During my first week, a comprehensive data-science course was delivered teaching me all about advanced statistics and training using R programming and machine learning methods comprising of lectures and practical tutorials which taught me essential skills relevant to my project.

This was certainly a steep learning curve and proved challenging however, I received endless support from my supervisor who was exceedingly invested in my learning throughout. Evidence based medicine is vital for progress of modern medicine; systematic reviews and randomised controlled trials are regularly being conducted and influencing clinical practice. My research project involved working on a systematic review and meta-analysis:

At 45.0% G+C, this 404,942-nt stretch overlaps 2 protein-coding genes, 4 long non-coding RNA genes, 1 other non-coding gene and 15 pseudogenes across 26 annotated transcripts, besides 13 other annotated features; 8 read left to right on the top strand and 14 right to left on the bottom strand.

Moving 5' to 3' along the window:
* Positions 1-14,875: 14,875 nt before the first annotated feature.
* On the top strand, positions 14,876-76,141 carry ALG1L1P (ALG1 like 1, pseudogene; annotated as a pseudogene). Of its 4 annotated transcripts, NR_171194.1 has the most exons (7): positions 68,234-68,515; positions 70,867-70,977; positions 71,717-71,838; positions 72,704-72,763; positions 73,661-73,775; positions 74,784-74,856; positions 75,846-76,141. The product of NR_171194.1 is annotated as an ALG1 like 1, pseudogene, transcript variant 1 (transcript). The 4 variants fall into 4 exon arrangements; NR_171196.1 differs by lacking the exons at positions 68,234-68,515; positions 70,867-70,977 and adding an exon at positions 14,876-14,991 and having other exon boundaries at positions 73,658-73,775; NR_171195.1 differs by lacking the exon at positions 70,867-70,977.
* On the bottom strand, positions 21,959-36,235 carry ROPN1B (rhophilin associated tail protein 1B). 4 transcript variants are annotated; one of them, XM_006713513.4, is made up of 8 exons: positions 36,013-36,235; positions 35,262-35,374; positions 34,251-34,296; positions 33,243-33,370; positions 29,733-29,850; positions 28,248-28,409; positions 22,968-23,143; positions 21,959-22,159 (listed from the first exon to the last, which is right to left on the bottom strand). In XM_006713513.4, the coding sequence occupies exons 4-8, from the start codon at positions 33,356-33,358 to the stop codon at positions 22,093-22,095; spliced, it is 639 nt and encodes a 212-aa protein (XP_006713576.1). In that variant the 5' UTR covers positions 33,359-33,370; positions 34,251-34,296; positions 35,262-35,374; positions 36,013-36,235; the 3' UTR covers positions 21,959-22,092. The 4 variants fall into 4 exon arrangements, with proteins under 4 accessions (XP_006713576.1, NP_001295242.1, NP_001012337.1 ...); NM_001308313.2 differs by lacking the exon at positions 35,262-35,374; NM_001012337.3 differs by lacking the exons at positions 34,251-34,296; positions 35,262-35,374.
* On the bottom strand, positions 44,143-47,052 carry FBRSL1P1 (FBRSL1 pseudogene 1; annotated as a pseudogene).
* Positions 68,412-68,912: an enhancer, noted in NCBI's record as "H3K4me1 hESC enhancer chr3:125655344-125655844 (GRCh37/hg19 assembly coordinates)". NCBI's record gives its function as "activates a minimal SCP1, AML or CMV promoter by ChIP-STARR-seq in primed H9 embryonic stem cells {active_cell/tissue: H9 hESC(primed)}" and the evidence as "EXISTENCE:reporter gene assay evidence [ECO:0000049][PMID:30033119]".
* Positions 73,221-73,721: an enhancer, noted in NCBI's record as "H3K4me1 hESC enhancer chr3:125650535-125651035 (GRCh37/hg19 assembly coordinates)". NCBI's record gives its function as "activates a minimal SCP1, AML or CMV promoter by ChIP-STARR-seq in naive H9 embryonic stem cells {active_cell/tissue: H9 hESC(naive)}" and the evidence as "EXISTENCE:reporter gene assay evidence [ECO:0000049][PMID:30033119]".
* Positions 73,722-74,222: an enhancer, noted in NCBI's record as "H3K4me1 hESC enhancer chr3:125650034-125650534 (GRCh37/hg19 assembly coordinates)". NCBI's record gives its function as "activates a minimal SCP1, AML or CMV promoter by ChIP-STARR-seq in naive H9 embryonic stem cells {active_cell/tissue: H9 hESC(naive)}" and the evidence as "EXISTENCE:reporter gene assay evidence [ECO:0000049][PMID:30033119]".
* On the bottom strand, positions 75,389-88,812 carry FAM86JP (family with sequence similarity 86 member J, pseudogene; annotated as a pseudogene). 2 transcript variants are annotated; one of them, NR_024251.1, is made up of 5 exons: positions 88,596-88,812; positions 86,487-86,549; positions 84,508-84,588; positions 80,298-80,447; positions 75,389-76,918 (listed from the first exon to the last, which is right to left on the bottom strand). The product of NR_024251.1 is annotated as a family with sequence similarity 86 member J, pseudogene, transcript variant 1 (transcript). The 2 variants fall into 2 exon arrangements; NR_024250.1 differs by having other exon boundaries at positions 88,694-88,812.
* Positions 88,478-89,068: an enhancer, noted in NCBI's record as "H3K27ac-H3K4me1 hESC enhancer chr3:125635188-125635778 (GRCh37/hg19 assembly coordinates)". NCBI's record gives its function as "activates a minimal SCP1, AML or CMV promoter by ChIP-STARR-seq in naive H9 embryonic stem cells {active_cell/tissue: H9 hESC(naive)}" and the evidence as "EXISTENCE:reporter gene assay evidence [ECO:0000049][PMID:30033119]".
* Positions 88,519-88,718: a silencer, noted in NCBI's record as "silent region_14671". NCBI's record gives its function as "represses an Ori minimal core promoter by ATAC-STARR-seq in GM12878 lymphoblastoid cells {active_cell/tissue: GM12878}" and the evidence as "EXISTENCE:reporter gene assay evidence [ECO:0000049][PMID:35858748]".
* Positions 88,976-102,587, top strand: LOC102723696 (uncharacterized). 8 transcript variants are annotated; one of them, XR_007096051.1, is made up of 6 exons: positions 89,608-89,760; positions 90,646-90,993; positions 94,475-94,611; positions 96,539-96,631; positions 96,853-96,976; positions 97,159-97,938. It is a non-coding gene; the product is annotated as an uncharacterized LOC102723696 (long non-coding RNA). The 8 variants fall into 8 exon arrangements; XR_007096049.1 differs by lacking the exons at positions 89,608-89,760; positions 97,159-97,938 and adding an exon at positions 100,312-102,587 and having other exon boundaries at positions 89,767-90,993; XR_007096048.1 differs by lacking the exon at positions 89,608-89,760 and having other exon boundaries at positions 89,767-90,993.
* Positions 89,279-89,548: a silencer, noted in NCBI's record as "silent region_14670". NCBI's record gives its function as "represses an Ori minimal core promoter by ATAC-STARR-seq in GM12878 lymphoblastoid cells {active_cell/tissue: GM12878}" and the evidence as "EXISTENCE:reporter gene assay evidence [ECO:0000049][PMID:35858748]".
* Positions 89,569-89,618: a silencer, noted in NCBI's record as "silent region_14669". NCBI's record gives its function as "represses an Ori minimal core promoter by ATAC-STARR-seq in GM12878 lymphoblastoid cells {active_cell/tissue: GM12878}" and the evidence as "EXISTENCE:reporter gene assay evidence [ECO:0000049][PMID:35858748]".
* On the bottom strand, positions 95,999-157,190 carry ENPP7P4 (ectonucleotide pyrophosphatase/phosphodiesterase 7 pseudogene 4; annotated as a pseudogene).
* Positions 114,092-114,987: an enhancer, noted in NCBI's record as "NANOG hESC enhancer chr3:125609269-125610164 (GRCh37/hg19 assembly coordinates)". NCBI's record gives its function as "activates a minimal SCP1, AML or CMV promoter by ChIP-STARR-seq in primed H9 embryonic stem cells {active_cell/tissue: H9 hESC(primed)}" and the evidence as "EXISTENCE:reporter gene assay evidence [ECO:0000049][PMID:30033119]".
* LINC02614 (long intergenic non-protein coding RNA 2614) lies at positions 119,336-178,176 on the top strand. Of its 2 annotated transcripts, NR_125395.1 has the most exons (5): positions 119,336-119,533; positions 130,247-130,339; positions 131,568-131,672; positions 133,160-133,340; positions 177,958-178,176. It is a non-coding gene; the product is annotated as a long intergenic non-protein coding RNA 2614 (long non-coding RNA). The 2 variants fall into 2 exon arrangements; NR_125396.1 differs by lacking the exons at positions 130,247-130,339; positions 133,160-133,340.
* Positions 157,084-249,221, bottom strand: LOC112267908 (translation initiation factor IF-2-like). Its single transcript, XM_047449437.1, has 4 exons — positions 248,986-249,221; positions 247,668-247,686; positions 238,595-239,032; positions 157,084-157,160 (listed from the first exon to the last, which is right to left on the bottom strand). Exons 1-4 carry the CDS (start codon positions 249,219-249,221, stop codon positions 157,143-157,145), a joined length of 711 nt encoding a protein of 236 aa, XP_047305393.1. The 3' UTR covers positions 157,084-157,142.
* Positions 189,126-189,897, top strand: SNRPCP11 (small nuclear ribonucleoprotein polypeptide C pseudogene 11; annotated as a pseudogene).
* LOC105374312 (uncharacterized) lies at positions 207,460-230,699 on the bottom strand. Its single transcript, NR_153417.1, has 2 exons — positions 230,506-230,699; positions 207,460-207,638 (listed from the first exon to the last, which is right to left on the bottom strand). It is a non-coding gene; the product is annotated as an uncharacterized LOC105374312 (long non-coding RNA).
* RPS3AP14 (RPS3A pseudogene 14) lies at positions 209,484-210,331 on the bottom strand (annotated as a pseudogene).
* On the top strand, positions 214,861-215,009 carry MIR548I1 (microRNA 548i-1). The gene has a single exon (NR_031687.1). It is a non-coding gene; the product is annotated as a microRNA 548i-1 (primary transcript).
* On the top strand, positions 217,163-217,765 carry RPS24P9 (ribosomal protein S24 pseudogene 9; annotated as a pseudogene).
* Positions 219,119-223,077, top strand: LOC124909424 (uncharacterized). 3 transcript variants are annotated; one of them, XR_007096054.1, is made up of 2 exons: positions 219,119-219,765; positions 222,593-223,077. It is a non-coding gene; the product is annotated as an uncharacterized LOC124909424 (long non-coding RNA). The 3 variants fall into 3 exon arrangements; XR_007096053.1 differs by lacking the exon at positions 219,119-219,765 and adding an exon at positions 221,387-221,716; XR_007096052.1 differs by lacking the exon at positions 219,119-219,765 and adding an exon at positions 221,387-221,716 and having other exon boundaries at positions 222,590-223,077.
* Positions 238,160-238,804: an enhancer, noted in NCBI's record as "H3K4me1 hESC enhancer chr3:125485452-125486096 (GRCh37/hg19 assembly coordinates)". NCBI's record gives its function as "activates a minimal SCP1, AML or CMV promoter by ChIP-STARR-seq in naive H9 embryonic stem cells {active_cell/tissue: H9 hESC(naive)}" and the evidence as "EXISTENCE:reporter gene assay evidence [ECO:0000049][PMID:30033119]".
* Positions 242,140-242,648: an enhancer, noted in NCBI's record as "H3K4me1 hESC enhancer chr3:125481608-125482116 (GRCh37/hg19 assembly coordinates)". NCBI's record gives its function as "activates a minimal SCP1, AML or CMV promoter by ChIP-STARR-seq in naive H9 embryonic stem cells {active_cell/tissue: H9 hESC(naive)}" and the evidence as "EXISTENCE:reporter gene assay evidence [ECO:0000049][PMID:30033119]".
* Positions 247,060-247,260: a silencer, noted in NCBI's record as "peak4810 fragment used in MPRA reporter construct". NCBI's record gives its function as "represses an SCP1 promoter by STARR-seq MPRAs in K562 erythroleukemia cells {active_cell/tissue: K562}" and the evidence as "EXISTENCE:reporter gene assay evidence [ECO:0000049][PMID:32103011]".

• to describe, critically appraise and evaluate the reporting and methodological conduct of studies developing and validating allogenic blood transfusion prediction models used peri-operatively in patients undergoing elective surgery;
  • to identify and list predictors of allogenic blood transfusion;
  • to summarise the predictive performance of existing allogenic blood transfusion prediction models;
  • and to assess their risk of bias.

I have learned to appreciate that publishing quality scientific research not only requires persistence and perseverance but also strong critical thinking, dissemination, and a fine attention to detail. My positive experiences from working closely with my supervisor has genuinely sparked my greater research interests in prediction modelling and machine learning methodology.